By Pam Martens and Russ Martens: August 25, 2020 ~
Yesterday, S&P Dow Jones Indices made the stunning announcement that Exxon Mobil, which has been in the Dow Jones Industrial Average for 92 years, will be replaced in the index before trading begins next Monday, August 31, by Salesforce, a company that went public in 2004. (Exxon Mobil became a component of the Dow in 1928 under the name Standard Oil of New Jersey.)
Two other companies are also being replaced in the Dow before trading begins on Monday. The biotech company, Amgen, will replace the more traditional pharmaceutical company, Pfizer. Industrial technology products company, Honeywell International, will replace Raytheon Technologies.
In its official press release announcing the changes, S&P Dow Jones Indices said this:
“The index changes were prompted by DJIA constituent Apple Inc.’s decision to split its stock 4:1, which will reduce the index’s weight in the Global Industry Classification Standard (GICS) Information Technology sector. The announced changes help offset that reduction. They also help diversify the index by removing overlap between companies of similar scope and adding new types of businesses that better reflect the American economy.”
Translation: we expect Exxon Mobil to be a drag on our index for a long-time, along with the price of crude oil. Since we already have Chevron dragging down the index, we’re booting out the other major oil component, Exxon Mobil. This could also be a wager that alternative forms of energy, that do not include fossil fuels, is where the world is moving, as well as the outlook for slower global growth that would require lower energy demand.
The Dow Jones Industrial Average has a quirky model. It is a price-weighted index rather than a market cap-weighted index. This means that the more expensive the share price of the company, the heavier the weighting it gets in the Dow. And, the heavier the company’s weighting in the Dow, the more its share price impacts the overall price level of the Dow.
Apple’s stock price closed yesterday at $503.43, making it the priciest stock in the Dow and, thus, the heaviest influencer of where the Dow itself closes. But when its 4-for-1 split becomes effective on Monday morning, August 31, Apple’s share price will be approximately one-quarter of where it closes on Friday, barring any major price moves at the opening of the market. Because Apple’s share price will be so much cheaper come Monday, its influence in the Dow will also wane as a result. Thus, there would appear to be an inclination to move laggards out and put some sexier names in the Dow to buttress its overall performance.
As the chart above indicates, Exxon Mobil has lost over 40 percent of its share price in the past two years, about in line with the price of crude. With slowing global growth and emphasis on sustainable energy, an oil major is not a sexy stock these days.
Salesforce, on the other hand, is sexy. Despite just going public in 2004, its market cap (value of all of its publicly-traded shares) is $187.82 billion as of yesterday’s close. That’s $9.3 billion more than Exxon Mobil’s market cap – a company founded as Standard Oil of New Jersey in 1882.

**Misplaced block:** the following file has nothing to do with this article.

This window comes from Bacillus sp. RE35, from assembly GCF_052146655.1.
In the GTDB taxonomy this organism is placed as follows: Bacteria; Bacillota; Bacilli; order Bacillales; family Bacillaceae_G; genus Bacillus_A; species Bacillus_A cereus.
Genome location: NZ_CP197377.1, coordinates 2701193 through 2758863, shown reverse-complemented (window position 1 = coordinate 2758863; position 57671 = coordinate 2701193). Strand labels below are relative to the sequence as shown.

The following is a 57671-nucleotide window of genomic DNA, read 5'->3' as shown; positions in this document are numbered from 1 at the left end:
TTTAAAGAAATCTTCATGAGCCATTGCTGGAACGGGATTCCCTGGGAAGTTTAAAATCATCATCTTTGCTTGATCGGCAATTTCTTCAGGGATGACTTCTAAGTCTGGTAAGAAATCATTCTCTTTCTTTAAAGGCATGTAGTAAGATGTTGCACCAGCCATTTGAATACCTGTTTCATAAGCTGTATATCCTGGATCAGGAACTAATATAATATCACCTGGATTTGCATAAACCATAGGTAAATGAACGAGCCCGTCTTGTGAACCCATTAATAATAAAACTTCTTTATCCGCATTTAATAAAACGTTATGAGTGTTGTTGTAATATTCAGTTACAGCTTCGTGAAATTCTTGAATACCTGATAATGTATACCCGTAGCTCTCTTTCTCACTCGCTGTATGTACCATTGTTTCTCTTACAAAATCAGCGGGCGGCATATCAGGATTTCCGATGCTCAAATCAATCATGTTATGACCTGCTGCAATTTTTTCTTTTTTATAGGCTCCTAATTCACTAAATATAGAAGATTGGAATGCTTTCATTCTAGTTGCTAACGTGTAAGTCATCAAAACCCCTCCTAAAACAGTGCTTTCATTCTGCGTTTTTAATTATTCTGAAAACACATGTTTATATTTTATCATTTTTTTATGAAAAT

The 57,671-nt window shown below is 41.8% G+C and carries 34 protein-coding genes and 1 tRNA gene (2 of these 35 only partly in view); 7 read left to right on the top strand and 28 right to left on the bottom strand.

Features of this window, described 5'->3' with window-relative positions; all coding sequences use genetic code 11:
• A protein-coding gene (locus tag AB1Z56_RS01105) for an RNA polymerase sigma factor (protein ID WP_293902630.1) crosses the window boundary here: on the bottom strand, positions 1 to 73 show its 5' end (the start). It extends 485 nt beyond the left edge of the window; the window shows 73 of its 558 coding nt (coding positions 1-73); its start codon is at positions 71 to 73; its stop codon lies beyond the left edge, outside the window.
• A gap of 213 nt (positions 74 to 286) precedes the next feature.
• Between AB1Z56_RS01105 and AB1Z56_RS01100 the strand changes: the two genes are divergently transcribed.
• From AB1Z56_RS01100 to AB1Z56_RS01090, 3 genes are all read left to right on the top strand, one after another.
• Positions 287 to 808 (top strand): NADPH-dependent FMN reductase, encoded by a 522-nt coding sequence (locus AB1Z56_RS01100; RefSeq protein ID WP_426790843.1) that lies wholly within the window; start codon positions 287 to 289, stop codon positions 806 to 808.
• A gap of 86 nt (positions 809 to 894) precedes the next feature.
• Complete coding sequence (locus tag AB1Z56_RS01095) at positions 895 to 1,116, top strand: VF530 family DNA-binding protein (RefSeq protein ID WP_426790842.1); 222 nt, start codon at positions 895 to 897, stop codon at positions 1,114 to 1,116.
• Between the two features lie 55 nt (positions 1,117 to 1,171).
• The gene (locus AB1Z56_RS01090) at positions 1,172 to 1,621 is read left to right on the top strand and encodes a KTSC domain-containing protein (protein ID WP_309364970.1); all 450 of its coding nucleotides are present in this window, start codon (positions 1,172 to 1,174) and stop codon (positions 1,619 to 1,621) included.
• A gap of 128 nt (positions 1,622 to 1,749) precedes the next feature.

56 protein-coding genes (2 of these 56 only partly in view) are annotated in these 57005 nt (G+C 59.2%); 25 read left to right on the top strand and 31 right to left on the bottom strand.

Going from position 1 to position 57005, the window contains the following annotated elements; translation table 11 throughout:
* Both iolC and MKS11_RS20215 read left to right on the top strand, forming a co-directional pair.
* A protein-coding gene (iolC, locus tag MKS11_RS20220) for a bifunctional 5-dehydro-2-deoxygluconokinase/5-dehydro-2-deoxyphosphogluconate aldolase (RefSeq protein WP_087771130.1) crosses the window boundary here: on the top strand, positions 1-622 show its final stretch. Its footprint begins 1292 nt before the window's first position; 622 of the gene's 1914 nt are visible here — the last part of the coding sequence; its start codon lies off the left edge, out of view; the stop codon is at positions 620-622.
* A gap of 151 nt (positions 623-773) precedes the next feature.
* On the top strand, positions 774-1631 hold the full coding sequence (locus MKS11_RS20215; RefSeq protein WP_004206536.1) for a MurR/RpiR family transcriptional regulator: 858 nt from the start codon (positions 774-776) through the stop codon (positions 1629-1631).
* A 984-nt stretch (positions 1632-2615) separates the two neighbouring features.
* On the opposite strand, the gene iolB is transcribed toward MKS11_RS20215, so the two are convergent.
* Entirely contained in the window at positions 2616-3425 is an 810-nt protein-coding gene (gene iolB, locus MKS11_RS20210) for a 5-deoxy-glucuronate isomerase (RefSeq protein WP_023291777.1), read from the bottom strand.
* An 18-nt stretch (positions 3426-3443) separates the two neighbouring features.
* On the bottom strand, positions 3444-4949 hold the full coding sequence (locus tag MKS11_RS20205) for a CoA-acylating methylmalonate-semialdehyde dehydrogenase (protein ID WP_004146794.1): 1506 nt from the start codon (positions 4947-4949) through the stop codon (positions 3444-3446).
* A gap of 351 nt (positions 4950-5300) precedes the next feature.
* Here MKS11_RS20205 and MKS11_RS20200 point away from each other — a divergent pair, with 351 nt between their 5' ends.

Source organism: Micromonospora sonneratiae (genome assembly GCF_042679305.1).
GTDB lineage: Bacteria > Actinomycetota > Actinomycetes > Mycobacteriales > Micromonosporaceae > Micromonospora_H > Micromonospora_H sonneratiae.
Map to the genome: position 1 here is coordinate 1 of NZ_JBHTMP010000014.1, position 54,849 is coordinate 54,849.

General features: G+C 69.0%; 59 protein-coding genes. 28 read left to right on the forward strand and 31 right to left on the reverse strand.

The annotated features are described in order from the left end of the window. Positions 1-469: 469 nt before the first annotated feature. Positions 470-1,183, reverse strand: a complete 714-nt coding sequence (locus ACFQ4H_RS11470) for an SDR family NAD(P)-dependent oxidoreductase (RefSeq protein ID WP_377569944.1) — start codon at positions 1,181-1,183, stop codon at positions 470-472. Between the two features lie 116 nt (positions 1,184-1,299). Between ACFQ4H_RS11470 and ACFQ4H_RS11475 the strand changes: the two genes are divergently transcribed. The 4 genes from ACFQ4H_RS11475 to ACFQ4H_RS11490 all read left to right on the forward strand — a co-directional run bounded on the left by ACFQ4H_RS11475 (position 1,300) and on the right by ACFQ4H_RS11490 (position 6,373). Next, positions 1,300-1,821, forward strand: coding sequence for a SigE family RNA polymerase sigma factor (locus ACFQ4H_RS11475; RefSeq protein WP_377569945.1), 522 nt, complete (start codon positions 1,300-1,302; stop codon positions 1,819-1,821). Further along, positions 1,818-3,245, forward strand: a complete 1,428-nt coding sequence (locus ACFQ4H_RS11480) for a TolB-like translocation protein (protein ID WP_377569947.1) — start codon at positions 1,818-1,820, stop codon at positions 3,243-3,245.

Chances are, unless you’re a stock trader, you’ve never heard of Salesforce and have no idea what it does. Even if you are a stock trader, you are still probably confused as to exactly what Salesforce does and what makes its shares so highly valued. The simple explanation is that Salesforce is a cloud-based software company that helps other companies computerize their sales and marketing operations to, ideally, generate higher profits and more satisfied customers. These kinds of companies, to which there are little barriers to entry (something that is typically viewed as a negative on Wall Street) are called CRMs or customer relationship management companies. Salesforce had the keen sense to grab the stock symbol, CRM, for its shares.
For more on what Salesforce does, you can read this very bullish overview at TheStreet.com. Salesforce’s business model includes making money on hot IPOs of other technology companies. (See here.) That strikes us as a bit weird. If one’s core business model is so successful, why does one have to be gambling in the stock market?
Who were the invisible hands that decided to make these changes in the Dow Jones Industrial Average? According to the website of S&P Dow Jones Indices, a division of S&P Global, this is how it works:
“Indices are governed by an Index Committee. Most committees are comprised of full-time professional members of S&P DJI staff, with the exception of some co-branded indices, which may include committee members from external companies or exchanges. Please refer to individual index methodology documents for information on index committees with external index committee members. At each meeting, the Index Committee may review pending corporate actions that may affect index constituents, statistics comparing the composition of the indices to the market, companies that are being considered as candidates for addition to an index, and any significant market events. In addition, the Index Committee may revise index policies for selecting companies, treatment of dividends, share counts, or other matters.”
This chart shows when each company was added to the Dow Jones Industrial Average, dating back to 1928. The Dow was first published on May 26, 1896. At that time, it had only 12 stock components. It grew to its present 30 stocks in 1928.
General Electric, which was booted from the Dow on June 26, 2018, was one of the original 12 companies that made up the Dow in 1896. For more about that shakeup, see our report at the time: Removal of GE from the Dow Looks Suspiciously Like Citigroup’s Exit.